Flashback to 1988ish, 1993ish, or 1997ish.  It all looks about the same.  Living under the burden of achievement and perfectionism.  One can be fairly successful at achievement and perfectionism until failure hits you smack dab in the face.  And, then it’s time to look into the mirror.

Failure.  My hard work, dedication and brains failed me brutally that first semester of law school.  I didn’t shine, I wasn’t smart.  I was defeated, broken and tired.  My parents raised us to believe that we could do anything, be anything.  That we were equal to others no matter wealth, race, gender, education or religion.  At that time, I saw no equality; I judged myself of lesser value than my classmates.  And, without His permission, in the depths of these crashing waters, I determined that I must have failed Him as well.  I wasn’t sure where I would stand now that I was less than perfect.

In the late fall of 1998, I looked at myself in the mirror of my mom’s bathroom.  I had about 18 inches of notes, case law and articles in my arms – – ready to be reviewed for my write-on to the public interest law review.  I am not sure exactly how it happened.  The Spirit said something to me without words.  He gave me His permission.  My mom had a pretty big wicker garbage can right below me.  I dropped every last paper into the garbage can in one, single shot.  I walked out on perfectionism.  And, the law review too.

Law school was my defining moment.  Not academically, but spiritually.  God put me under circumstances that I could not bear; under pressure that I could not rise out of without Him.  This thread of perfectionism had grown longer and stronger in me over the years.  And while planning, organizing, working hard and achieving are all good qualities; they are minor and inconsequential in comparison to the good work God does in you.  For one, your greatest achievement is God saving you.  Once that rang clear in me, once I breathed in that my very, greatest work was something He did, I then started the journey in getting lost in Him.  Of sinking into His arms.  Of seeing His intervention in my life to make all things happen according to His plan.

A few months ago, I grabbed a book on sale called “The Relief of Imperfection,” by Joan C. Webb.  In some ways, it has taken me back to the garbage can in my mom’s bathroom.  I have the thrilling feeling of that moment tucked away in my spiritual memory.  And the years following, even until now, I have great love for my Savior who has shown up so faithfully for my good.  I recognize, to this day, that He can do all these things without my help.  I don’t need to be Him, I only need to be me.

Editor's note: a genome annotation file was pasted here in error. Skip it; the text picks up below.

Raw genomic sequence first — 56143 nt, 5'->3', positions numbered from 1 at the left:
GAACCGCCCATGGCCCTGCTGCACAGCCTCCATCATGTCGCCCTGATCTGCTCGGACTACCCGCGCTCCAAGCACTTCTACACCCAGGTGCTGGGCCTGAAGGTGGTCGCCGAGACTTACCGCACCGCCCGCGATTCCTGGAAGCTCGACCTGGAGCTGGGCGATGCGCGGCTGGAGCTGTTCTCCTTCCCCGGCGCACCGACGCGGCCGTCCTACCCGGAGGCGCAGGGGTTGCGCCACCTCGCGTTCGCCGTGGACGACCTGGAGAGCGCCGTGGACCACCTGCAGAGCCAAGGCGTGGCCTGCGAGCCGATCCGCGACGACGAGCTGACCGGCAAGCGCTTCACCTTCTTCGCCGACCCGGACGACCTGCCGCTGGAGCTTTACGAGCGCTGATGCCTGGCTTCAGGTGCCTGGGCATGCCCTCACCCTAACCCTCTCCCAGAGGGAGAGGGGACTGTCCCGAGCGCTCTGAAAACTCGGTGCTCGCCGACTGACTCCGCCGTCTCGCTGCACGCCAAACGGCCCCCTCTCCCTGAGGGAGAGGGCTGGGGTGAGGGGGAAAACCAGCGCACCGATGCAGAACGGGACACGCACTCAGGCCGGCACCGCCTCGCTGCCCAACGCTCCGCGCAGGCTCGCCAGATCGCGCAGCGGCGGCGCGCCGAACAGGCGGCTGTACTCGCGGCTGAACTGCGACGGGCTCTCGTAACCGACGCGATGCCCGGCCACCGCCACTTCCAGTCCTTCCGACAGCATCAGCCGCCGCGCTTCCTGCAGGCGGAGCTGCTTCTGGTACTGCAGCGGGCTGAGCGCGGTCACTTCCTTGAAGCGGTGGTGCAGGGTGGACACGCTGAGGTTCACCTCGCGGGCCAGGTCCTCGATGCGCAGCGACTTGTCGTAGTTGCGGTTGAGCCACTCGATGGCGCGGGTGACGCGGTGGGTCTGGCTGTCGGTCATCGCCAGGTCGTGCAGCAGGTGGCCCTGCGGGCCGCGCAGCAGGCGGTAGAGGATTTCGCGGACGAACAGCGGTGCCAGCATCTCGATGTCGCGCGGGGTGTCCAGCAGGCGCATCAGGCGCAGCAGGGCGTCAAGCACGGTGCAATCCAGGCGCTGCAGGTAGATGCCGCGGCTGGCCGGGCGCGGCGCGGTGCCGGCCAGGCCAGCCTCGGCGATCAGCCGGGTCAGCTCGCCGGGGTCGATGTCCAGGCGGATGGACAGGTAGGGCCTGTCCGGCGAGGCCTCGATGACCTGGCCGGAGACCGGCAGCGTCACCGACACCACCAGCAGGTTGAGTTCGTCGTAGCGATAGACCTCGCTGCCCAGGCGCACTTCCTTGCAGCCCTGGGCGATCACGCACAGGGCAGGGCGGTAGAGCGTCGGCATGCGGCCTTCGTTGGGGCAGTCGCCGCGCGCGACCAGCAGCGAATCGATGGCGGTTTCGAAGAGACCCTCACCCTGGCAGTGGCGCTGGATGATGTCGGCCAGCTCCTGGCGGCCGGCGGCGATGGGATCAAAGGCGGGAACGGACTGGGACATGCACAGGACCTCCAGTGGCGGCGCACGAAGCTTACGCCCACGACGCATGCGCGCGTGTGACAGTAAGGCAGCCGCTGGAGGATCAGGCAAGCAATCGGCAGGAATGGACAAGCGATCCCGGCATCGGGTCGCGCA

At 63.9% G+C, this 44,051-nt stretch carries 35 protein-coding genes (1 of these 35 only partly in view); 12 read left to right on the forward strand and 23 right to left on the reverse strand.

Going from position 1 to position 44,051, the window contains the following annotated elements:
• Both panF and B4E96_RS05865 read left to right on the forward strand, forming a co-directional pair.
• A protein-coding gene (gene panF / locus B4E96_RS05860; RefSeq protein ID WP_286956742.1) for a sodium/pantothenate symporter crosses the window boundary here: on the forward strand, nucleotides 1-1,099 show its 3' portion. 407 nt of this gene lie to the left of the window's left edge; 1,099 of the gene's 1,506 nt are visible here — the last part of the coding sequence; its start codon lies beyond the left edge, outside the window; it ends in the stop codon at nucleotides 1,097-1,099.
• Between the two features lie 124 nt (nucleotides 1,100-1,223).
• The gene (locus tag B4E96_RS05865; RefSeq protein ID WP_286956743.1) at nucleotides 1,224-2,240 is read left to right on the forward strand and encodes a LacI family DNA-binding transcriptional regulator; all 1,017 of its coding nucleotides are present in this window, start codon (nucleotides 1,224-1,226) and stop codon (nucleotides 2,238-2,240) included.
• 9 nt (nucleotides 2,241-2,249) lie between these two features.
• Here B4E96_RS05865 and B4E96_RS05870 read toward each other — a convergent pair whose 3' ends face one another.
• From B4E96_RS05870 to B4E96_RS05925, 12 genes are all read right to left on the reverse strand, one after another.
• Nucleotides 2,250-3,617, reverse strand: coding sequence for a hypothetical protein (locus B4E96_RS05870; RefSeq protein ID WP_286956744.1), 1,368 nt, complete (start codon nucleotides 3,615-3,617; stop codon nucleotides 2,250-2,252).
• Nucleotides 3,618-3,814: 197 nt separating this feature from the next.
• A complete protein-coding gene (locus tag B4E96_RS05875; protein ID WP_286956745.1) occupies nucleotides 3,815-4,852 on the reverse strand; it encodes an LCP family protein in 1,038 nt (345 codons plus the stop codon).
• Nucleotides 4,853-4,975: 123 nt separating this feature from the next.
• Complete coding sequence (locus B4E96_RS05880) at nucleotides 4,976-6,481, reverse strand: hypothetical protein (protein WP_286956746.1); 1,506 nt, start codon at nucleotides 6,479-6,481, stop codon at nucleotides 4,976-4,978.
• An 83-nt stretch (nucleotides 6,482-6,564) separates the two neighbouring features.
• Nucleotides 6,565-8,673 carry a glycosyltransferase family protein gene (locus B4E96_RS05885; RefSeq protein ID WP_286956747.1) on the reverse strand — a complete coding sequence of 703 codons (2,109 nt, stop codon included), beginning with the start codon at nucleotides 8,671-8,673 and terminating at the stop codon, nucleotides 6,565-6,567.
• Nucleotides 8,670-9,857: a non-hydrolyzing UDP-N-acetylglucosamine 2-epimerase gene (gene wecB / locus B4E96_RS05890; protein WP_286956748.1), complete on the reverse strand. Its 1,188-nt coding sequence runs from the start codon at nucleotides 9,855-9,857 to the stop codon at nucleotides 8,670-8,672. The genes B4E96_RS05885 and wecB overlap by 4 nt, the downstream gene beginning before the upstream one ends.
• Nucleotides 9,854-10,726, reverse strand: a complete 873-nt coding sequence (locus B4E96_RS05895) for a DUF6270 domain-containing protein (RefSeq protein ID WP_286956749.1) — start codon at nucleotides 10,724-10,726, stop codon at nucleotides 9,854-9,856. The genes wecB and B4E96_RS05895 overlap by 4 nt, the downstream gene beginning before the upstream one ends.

This is from my heart.  If you are like me, you have a tendency to take God’s standard of excellence, and ring yourself out dry with perfectionism.  God can’t do much with you when you are a dried out rag.  It is your relationship with God that matters.  God “has no unrealistic expectations of you and me.  He just expects us to be the person He designed us to be.”  Joan C. Webb, The Relief of Imperfection.

I will leave you with my “forget” list.  I hope that you will add your own “forgets” to it and get on with your highly anticipated, highly imperfect life of you running the good race with Him as your partner.

Here is my forget list:

  • Forget the appearance of your imperfect marriage, family or kids.  That also means to accept where God has you.  Don’t drool over another’s life or isolate yourself because you think you are different.  You are part of God’s family.  That is enough.
  • Forget where you live and what that says about you.  That also means forget about your beat up car or your Mercedes-Benz – – whichever it is for you.  You have a home (and a ride) in heaven.  That is more than enough.
  • Forget who you want to be.  “. . . As God has distributed to each one, as the Lord has called each one, so let him walk.” 1 Corinthians 7:2.  “For the LORD your God is God of gods and Lord of lords, the great God, mighty and awesome, who shows no partiality.”  Deuteronomy 10:17.  There are no favorites; yet you are His favorite.  That is better than good and far exceeds enough.